Like my sister said, I can totally relate. And I think you two have more incommon the more and more I read. Thank you for sharing your story. I too agree that divorce is painful, yet great because you do grow so much. And I must say now looking back on it, the divorce was the best thing decision my mom has ever made. I am sorry you had to go through it, but you are such a strong woman now. Keep sharing your stories!!!
PS… maybe this is why you and your husband have such a great relationship. You know what it takes!
PPS… for the record I absolutely hated traveling every other weekend from San Fran to San Diego!
It is so interesting to read these posts and then know the person you have become. Beautiful writing, beautiful person!
That is heartbreaking. I am truly sorry you had to go through that. No child should.
You know, the counseling thing….when my parents got divorced I was put into counseling too. What I find really interesting is that I often think I should be in counseling now, as an adult, to deal with that rather than (or in conjunction with) as a child. Too much to process as a kid.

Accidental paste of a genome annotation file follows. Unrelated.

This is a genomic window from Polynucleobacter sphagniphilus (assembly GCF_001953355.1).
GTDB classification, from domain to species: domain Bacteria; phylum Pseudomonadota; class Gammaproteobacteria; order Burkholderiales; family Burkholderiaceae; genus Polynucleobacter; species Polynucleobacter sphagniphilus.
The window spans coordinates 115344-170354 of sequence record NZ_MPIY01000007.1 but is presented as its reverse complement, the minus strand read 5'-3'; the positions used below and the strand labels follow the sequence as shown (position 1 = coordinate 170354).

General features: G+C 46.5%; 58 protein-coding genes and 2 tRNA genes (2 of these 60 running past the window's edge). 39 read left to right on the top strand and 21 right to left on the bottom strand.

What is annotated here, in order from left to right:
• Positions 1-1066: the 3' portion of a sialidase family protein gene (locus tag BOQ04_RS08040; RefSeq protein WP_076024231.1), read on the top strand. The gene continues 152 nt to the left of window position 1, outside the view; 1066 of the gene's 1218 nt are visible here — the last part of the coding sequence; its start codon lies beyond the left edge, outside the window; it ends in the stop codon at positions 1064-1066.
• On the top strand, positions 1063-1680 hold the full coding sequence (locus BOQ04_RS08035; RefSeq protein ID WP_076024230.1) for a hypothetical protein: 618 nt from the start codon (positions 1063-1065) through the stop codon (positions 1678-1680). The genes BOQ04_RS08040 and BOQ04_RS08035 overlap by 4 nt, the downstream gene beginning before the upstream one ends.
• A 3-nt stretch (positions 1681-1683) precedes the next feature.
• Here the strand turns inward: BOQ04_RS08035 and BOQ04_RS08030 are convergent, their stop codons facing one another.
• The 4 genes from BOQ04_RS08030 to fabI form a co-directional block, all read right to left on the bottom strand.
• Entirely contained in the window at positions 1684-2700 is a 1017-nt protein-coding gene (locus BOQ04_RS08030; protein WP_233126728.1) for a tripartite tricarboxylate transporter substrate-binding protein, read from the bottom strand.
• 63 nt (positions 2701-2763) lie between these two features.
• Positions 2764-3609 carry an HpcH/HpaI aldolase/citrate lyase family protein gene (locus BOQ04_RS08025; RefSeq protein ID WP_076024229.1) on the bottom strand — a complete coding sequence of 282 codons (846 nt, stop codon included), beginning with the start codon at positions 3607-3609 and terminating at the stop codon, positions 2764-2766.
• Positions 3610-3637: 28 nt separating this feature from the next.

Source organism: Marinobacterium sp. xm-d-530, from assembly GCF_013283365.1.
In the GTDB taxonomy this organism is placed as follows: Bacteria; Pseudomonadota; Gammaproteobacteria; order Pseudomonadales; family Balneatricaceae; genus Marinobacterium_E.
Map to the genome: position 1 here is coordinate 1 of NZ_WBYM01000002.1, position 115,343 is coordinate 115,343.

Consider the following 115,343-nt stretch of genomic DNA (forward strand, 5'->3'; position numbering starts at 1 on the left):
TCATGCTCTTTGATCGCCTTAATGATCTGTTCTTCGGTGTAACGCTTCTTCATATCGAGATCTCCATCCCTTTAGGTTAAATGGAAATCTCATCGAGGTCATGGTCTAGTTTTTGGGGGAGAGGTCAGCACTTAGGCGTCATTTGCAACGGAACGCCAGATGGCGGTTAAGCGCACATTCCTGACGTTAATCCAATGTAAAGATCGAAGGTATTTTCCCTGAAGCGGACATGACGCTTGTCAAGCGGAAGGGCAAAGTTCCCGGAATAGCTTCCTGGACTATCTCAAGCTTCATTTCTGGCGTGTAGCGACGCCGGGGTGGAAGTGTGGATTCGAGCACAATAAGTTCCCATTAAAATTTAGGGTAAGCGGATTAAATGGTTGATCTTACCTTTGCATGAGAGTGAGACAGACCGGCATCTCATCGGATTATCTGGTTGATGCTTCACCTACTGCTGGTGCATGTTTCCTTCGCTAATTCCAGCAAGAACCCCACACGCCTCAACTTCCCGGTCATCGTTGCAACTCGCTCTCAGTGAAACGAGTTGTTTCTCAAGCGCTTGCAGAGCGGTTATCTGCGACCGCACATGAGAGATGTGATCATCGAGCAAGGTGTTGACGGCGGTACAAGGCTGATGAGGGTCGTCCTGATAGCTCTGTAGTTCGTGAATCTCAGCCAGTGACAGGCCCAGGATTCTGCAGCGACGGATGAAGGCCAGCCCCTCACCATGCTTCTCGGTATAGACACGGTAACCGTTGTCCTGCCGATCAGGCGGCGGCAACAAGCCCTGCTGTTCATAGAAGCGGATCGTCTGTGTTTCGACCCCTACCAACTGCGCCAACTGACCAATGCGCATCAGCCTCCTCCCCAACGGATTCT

I too went through counseling after my parents divorced. I hated it. Looking back I realize they really did hear me – I didn’t want to hear them. I agree with Lindy – I feel like I need counseling more now than I ever did as a kid!
Sometimes these flashback posts really throw me for a loop! As someone who was your friend during them, I never knew a lot of what was really going on. Obviously, I knew your parents got divorced, but all the details and feelings, you kept hidden so well. I thought the same about the eating/weight issue. I remember talking with one of our other friends about how perfect you were and we were jealous of you. You were so strong to keep this bottled up, but I wish I could have been there for you. I just read “Friendly Chat” and it looks like you’re still doing the same thing…..Let it out, and let your friends help you! I’m happy you’ve healed enough to be able to share, that’s a huge step.